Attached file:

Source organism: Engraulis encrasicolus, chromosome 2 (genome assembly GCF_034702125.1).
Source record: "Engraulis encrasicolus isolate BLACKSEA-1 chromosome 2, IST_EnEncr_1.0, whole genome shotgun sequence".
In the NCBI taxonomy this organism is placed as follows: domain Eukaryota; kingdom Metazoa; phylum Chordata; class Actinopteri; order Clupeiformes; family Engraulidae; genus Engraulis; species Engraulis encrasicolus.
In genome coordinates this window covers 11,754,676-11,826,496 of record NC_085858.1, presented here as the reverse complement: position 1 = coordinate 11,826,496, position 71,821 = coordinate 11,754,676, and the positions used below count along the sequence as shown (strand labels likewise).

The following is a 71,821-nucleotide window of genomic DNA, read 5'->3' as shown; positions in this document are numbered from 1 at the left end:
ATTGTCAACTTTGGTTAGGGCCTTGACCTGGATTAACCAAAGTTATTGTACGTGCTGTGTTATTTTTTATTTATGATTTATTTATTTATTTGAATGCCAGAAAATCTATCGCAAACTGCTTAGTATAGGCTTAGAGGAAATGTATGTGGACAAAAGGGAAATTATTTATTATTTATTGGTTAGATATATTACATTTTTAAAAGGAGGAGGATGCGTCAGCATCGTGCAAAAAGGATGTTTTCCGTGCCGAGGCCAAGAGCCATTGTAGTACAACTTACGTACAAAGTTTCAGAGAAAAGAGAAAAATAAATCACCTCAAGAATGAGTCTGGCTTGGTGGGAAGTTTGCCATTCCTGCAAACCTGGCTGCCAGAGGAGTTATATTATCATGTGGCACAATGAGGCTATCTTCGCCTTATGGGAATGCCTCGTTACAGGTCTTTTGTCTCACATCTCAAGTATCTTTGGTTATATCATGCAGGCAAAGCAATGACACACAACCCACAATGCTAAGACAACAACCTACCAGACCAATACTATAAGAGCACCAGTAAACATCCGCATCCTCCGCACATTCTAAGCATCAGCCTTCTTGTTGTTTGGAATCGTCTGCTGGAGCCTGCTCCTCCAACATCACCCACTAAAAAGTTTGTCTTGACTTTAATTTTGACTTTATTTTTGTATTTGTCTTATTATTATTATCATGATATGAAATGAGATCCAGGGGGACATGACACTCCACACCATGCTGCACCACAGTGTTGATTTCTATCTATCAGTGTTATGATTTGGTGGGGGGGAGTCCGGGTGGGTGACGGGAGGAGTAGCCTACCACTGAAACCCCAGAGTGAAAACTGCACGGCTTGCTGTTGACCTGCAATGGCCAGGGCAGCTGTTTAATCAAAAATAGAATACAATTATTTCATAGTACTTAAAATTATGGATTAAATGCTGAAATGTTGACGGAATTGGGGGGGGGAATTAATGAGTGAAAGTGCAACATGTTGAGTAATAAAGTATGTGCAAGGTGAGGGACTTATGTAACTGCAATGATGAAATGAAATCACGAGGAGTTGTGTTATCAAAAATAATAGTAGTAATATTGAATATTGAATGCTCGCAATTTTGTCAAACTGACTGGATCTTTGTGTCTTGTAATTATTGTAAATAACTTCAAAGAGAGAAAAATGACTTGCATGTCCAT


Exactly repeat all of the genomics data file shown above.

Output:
Source organism: Engraulis encrasicolus, chromosome 2 (genome assembly GCF_034702125.1).
Source record: "Engraulis encrasicolus isolate BLACKSEA-1 chromosome 2, IST_EnEncr_1.0, whole genome shotgun sequence".
In the NCBI taxonomy this organism is placed as follows: domain Eukaryota; kingdom Metazoa; phylum Chordata; class Actinopteri; order Clupeiformes; family Engraulidae; genus Engraulis; species Engraulis encrasicolus.
In genome coordinates this window covers 11,754,676-11,826,496 of record NC_085858.1, presented here as the reverse complement: position 1 = coordinate 11,826,496, position 71,821 = coordinate 11,754,676, and the positions used below count along the sequence as shown (strand labels likewise).

The following is a 71,821-nucleotide window of genomic DNA, read 5'->3' as shown; positions in this document are numbered from 1 at the left end:
ATTGTCAACTTTGGTTAGGGCCTTGACCTGGATTAACCAAAGTTATTGTACGTGCTGTGTTATTTTTTATTTATGATTTATTTATTTATTTGAATGCCAGAAAATCTATCGCAAACTGCTTAGTATAGGCTTAGAGGAAATGTATGTGGACAAAAGGGAAATTATTTATTATTTATTGGTTAGATATATTACATTTTTAAAAGGAGGAGGATGCGTCAGCATCGTGCAAAAAGGATGTTTTCCGTGCCGAGGCCAAGAGCCATTGTAGTACAACTTACGTACAAAGTTTCAGAGAAAAGAGAAAAATAAATCACCTCAAGAATGAGTCTGGCTTGGTGGGAAGTTTGCCATTCCTGCAAACCTGGCTGCCAGAGGAGTTATATTATCATGTGGCACAATGAGGCTATCTTCGCCTTATGGGAATGCCTCGTTACAGGTCTTTTGTCTCACATCTCAAGTATCTTTGGTTATATCATGCAGGCAAAGCAATGACACACAACCCACAATGCTAAGACAACAACCTACCAGACCAATACTATAAGAGCACCAGTAAACATCCGCATCCTCCGCACATTCTAAGCATCAGCCTTCTTGTTGTTTGGAATCGTCTGCTGGAGCCTGCTCCTCCAACATCACCCACTAAAAAGTTTGTCTTGACTTTAATTTTGACTTTATTTTTGTATTTGTCTTATTATTATTATCATGATATGAAATGAGATCCAGGGGGACATGACACTCCACACCATGCTGCACCACAGTGTTGATTTCTATCTATCAGTGTTATGATTTGGTGGGGGGGAGTCCGGGTGGGTGACGGGAGGAGTAGCCTACCACTGAAACCCCAGAGTGAAAACTGCACGGCTTGCTGTTGACCTGCAATGGCCAGGGCAGCTGTTTAATCAAAAATAGAATACAATTATTTCATAGTACTTAAAATTATGGATTAAATGCTGAAATGTTGACGGAATTGGGGGGGGGAATTAATGAGTGAAAGTGCAACATGTTGAGTAATAAAGTATGTGCAAGGTGAGGGACTTATGTAACTGCAATGATGAAATGAAATCACGAGGAGTTGTGTTATCAAAAATAATAGTAGTAATATTGAATATTGAATGCTCGCAATTTTGTCAAACTGACTGGATCTTTGTGTCTTGTAATTATTGTAAATAACTTCAAAGAGAGAAAAATGACTTGCATGTCCAT